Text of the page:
When should I start planning for college?
As the saying goes, “why put it off if it can easily be done today?” The earlier you plan, the more opportunities you will have to increase your competitive edge in college admissions and the easier it will be to get into the school you’re hoping to attend.
What are the steps in planning for college?
Here is a list of things you can do to prepare for school, with tasks spread out over the course of your senior year. In addition to meeting admissions and application requirements, it is very important that you keep track of the various requirements and deadlines related to your orientation at school.
• Find an interested staff member at school who will help you with the college process.
• Request letters of recommendation from teachers and administrators. Don’t be shy; they understand that it’s part of their commitment to your education.
• Take leadership positions in the clubs and organizations you are passionate about.
• Offer to take leadership positions in jobs, even if it’s something unglamorous like food service.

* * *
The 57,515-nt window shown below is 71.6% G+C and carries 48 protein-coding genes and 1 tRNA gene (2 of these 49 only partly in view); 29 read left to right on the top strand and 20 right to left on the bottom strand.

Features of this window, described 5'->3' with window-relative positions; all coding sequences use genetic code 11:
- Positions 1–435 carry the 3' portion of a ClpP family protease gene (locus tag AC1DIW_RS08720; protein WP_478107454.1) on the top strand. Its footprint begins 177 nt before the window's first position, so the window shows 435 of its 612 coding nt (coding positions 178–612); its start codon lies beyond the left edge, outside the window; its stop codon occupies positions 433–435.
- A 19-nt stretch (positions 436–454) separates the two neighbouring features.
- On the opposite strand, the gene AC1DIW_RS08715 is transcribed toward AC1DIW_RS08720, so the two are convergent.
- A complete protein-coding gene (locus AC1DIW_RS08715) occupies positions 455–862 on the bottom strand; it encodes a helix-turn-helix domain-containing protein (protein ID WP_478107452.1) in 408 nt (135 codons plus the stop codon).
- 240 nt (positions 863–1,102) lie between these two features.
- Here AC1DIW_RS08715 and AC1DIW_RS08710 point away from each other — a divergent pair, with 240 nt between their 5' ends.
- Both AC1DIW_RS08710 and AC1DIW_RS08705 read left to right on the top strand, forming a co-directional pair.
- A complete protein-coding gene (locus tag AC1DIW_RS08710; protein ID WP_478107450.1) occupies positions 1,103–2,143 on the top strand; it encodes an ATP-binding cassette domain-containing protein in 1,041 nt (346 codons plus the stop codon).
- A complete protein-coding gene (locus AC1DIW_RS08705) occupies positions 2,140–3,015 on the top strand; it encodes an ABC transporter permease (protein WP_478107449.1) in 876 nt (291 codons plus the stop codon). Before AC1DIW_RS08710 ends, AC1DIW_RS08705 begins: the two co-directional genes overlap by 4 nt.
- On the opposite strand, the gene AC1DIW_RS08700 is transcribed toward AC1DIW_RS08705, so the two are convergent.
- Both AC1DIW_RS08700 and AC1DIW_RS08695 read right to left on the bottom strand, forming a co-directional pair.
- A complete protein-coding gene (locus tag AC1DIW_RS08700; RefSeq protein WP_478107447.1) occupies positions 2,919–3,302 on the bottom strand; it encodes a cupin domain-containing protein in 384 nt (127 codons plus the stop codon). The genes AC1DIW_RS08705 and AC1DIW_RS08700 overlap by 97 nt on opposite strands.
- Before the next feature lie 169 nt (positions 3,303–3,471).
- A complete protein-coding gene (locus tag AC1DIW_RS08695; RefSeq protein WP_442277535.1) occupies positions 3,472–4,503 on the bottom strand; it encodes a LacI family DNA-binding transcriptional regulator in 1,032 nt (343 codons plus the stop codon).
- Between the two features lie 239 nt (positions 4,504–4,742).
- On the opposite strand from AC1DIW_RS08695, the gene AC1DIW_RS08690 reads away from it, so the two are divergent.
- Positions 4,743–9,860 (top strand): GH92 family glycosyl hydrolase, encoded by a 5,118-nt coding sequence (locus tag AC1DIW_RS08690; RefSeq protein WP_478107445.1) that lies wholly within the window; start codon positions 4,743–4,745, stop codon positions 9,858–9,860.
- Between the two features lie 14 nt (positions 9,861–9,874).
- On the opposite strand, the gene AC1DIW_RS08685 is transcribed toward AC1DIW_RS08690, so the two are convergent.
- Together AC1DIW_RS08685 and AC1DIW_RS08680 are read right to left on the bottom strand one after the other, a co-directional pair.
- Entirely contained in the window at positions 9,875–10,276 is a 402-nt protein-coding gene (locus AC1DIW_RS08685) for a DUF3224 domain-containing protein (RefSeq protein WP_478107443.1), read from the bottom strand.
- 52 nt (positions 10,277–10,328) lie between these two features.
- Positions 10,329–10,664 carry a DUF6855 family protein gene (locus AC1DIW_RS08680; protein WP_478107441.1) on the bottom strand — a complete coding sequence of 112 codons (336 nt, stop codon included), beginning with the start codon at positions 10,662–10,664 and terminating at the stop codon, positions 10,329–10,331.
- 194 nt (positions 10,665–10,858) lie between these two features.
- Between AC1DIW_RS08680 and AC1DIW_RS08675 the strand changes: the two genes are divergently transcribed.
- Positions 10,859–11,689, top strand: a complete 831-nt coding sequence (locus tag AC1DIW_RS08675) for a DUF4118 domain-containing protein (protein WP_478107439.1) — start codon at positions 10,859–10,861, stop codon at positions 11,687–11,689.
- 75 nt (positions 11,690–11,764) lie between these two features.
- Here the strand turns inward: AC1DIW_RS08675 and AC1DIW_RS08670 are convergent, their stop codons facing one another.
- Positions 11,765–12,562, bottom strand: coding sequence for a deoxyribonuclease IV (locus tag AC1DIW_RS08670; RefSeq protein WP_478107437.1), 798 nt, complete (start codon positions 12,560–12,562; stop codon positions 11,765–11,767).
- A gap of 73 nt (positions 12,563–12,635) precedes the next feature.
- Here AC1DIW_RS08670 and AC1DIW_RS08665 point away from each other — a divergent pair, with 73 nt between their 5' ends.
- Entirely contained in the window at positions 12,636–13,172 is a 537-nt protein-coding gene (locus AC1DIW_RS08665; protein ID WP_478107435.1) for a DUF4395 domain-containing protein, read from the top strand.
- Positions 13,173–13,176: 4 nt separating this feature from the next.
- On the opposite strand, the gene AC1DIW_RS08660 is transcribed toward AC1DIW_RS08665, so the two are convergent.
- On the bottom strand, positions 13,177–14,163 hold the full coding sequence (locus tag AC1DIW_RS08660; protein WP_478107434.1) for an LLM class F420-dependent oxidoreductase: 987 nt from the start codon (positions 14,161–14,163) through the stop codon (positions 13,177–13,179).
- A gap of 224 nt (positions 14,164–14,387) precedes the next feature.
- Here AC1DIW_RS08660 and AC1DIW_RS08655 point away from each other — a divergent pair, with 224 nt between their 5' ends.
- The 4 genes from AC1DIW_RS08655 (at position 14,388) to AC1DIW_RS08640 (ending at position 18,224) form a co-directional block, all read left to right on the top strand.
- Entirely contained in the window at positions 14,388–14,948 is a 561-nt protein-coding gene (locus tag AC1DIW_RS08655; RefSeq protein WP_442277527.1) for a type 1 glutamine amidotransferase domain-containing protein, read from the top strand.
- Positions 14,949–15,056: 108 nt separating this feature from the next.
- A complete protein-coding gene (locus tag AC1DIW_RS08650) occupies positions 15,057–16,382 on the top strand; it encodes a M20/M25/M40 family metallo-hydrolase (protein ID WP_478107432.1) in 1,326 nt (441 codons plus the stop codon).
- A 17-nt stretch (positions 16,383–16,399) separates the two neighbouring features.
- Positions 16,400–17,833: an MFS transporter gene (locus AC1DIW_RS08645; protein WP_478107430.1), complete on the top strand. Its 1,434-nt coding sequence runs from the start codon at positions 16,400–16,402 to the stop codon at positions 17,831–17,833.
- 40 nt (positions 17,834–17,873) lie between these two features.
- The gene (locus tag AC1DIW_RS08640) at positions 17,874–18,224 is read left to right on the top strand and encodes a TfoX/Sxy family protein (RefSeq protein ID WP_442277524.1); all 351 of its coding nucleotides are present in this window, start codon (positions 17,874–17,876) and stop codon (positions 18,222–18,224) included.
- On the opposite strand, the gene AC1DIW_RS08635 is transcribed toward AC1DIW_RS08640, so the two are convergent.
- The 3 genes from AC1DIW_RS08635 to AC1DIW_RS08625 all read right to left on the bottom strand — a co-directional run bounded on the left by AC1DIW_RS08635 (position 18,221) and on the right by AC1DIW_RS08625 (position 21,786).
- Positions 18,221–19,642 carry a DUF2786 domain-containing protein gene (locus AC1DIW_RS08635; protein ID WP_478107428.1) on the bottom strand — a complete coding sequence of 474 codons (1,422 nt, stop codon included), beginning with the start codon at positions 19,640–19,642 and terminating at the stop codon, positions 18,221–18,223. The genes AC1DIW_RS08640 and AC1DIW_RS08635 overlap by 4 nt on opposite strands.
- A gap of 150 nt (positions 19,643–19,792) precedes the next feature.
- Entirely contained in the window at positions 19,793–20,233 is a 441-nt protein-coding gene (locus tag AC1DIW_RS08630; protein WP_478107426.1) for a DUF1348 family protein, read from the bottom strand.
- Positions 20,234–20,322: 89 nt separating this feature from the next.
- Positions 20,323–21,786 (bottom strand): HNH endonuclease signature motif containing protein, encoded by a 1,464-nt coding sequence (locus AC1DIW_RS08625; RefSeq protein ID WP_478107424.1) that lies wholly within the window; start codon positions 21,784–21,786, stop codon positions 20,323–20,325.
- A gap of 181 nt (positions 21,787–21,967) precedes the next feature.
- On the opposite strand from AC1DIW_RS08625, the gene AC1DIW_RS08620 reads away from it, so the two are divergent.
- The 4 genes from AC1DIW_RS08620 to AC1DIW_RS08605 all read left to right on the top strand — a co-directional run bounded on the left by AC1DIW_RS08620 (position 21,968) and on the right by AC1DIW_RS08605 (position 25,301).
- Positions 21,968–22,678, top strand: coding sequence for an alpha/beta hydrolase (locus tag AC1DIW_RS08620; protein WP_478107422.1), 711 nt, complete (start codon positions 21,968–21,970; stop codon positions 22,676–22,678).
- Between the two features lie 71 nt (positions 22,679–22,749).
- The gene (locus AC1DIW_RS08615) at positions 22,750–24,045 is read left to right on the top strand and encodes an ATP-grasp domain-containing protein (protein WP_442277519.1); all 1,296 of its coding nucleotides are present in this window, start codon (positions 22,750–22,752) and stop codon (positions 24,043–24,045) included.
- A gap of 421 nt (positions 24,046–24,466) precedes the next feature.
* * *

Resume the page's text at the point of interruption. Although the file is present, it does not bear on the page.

• Attend informational college events at school.
• Research scholarships and financial options, such as this one (link out).
• Register for ACT and SAT tests.
• Finalize your first, second and third choices for college. A good overall number to apply to is four to six campuses.
• Obtain and submit college applications.
• Finalize your college essays.
• Submit your second-round of college applications.
• Obtain & Submit a FAFSA form for financial aid. Learn more about that here (link out).
• You will begin receiving admissions notices from the schools you applied to.
• Plan your visits to college campuses before making final decisions of where to attend. Spend at least a day at each campus.
• The deadline for you to submit your decision and deposit to the college you choose to attend will be May 1st.
What entrance exams do I have to take for college admissions?
There are three main college entrance exams that most (not all) colleges require for admissions:
• SAT I
• SAT Subject Tests
These tests evaluate your skills for college-level courses. Their questions review:
• Advanced mathematics
• Reading comprehension
• Writing skills
Most colleges will accept the best score between the SAT I and ACT, which is why students take both tests. Other colleges will require both the SAT I and two or three different SAT Subject Tests.
In the Midwestern region, colleges will give an option to take either the SAT I and SAT Subject Tests or to simply take the ACT.